Disgraced Detective Reynaldo Guevara Collecting $91K Annual Pension as Cost of His Misconduct Hits $62.5M With 33 Lawsuits Pending

Chicago Police Department Headquarters, 3510 S. Michigan Ave. (Michael Izquierdo / WTTW News)Chicago Police Department Headquarters, 3510 S. Michigan Ave. (Michael Izquierdo / WTTW News)

Disgraced former Chicago Police Detective Reynaldo Guevara is set to collect a pension of at least $91,000 every year for the rest of his life, even as taxpayers have already paid $62.5 million to resolve a half-dozen lawsuits alleging he framed people for crimes they did not commit — with nearly three dozen cases still pending against the city, according to documents obtained by WTTW News.

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In all, Guevara has banked more than $1.4 million in pension payments since he retired on June 15, 2005, having spent 32 years, two months and 27 days as a police officer and an employee of the Chicago Park District, according to records obtained by WTTW News through a Freedom of Information Act request.

The final tally of what Chicago taxpayers will have to pay to resolve lawsuits filed by the Chicagoans who say they were framed by Guevara and wrongly convicted is likely to grow exponentially, with 33 federal civil rights lawsuits pending against the city that allege civil rights violations by Guevara, records show.

During a 2018 trial, Guevara invoked his Fifth Amendment right against self-incrimination more than 200 times, refusing to answer questions about whether he falsified police reports, framed suspects or coerced witnesses into identifying criminals.

That means Chicago officials have little hope of winning any of those cases at trial, since Guevara has refused to testify about his conduct as a Chicago police detective, and many of the people he helped convict who have sued the city have been exonerated.

Despite Guevara’s well-documented misconduct that sent 41 now-exonerated Chicagoans to prison for decades, any attempt to revoke his pension is sure to fail, since he was not charged with criminal wrongdoing, much less convicted, while a Chicago police officer.

Guevara, 80, now lives in Texas. WTTW News was unable to reach him, and an emailed request for comment sent to the Chicago-based lawyers listed as his representatives in federal court records received no response.

Most of the people Guevara is accused of framing in the 1980s and 1990s are Latino and lived in Humboldt Park, which was home to many working-class Chicagoans long before the Northwest Side neighborhood began to gentrify, a process accelerated by the construction of the 606 trail along a defunct rail line.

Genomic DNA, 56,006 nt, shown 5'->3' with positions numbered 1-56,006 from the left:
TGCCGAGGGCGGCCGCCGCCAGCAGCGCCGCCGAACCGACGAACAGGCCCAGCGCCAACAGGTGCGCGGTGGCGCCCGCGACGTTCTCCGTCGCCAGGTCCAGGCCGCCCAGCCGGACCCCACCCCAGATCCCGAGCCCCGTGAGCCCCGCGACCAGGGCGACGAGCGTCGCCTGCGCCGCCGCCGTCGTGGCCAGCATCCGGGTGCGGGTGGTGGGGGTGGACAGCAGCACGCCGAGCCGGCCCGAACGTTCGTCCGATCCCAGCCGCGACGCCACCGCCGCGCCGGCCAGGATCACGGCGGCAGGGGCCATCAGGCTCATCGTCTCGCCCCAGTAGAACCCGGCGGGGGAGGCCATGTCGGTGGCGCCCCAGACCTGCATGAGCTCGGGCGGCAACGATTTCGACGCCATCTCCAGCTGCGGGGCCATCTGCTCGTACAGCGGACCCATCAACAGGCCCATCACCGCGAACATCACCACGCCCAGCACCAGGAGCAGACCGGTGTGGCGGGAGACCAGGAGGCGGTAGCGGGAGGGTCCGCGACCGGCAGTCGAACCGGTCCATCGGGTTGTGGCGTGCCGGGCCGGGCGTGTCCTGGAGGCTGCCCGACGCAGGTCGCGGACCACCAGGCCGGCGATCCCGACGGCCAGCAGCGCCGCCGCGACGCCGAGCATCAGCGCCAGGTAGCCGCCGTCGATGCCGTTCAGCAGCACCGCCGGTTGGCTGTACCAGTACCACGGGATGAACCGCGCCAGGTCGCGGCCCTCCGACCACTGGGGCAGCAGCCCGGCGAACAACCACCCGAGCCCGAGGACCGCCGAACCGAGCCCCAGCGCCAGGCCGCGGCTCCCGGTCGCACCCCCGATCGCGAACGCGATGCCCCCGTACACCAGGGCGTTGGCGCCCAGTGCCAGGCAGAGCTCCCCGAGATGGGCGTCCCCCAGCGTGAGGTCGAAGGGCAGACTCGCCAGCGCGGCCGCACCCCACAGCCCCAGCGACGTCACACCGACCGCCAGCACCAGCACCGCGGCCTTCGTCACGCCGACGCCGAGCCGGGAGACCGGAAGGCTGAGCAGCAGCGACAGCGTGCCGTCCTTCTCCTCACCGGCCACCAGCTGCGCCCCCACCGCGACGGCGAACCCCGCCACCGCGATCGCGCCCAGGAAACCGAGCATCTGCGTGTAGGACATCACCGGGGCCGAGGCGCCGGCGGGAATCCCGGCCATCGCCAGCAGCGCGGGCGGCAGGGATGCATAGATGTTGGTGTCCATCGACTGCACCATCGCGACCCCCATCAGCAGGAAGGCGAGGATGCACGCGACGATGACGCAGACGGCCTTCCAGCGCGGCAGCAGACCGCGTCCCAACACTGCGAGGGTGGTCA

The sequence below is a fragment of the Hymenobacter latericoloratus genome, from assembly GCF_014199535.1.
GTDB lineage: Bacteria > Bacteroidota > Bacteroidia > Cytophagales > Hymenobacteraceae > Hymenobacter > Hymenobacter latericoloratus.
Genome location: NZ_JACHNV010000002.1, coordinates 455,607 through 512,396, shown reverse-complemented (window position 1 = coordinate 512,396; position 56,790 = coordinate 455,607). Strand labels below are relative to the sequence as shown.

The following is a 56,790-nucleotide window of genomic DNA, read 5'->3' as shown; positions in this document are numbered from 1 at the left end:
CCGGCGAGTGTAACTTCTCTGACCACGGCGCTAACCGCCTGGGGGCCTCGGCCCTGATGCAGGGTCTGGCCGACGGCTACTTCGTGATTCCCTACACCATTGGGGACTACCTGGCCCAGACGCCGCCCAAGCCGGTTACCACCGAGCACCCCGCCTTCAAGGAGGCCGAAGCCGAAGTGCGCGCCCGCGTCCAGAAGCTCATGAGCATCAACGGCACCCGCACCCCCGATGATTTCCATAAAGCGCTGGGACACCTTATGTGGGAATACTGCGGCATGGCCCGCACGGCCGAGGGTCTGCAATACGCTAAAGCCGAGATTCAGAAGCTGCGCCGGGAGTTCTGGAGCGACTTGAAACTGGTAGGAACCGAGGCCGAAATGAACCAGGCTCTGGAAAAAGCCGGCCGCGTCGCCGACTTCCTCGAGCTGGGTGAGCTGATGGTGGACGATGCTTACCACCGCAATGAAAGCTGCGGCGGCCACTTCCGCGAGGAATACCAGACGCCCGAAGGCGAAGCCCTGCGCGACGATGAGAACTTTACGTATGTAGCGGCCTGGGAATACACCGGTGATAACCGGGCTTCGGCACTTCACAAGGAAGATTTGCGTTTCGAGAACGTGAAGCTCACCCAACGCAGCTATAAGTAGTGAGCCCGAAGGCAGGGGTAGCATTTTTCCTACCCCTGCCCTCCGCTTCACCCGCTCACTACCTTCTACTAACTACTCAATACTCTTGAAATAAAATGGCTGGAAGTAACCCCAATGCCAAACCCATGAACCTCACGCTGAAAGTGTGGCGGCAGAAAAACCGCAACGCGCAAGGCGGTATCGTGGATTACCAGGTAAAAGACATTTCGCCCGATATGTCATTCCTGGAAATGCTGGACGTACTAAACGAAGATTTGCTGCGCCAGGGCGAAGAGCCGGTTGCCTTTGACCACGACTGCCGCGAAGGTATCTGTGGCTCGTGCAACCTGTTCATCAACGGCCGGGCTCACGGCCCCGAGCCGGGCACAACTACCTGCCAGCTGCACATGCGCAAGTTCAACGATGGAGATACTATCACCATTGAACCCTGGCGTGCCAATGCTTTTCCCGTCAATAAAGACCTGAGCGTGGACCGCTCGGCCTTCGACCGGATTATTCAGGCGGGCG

Illinois law allows the boards overseeing pension funds to strip employees of their pensions only if they are convicted of a felony “relating to or arising out of or in connection with” their job committed while employed by a state or local government agency.

Cases that named Guevara cost Chicago taxpayers more than $39.3 million in 2019, 2020 and 2021 alone, the most tied to a single officer identified by a WTTW News analysis.

City officials did not probe Guevara’s conduct until 2013, eight years after he retired and began collecting his pension. That report, which was commissioned by former Mayor Rahm Emanuel, cost the city $1.9 million but has never been released by city officials.

It is unclear how much Chicago taxpayers have paid outside legal firms to defend the city in lawsuits that name Guevara.

Guevara’s decision to invoke his Fifth Amendment right and refuse to testify came after an effort to strip disgraced Chicago police commander Jon Burge of his pension failed in 2011.

City officials have acknowledged that Burge tortured and beat more than 100 Black men from the 1970s to the 1990s. Chicago taxpayers have now paid $130 million in lawsuit settlements and judgments related to Burge’s conduct, including $5.5 million in reparations for torture survivors, approved in 2015 by the Chicago City Council.

Fired by the Chicago Police Department in 1993, Burge was convicted of perjury in 2010 for making false statements during a 2003 civil trial.

Released from prison in 2014, Burge died four years later at the age of 70. He never faced criminal charges related to his time as an officer, and collected a pension from the city of Chicago until the day he died.

WTTW News’ Jared Rutecki contributed to this report.

Contact Heather Cherone: @HeatherCherone | (773) 569-1863 | [email protected]

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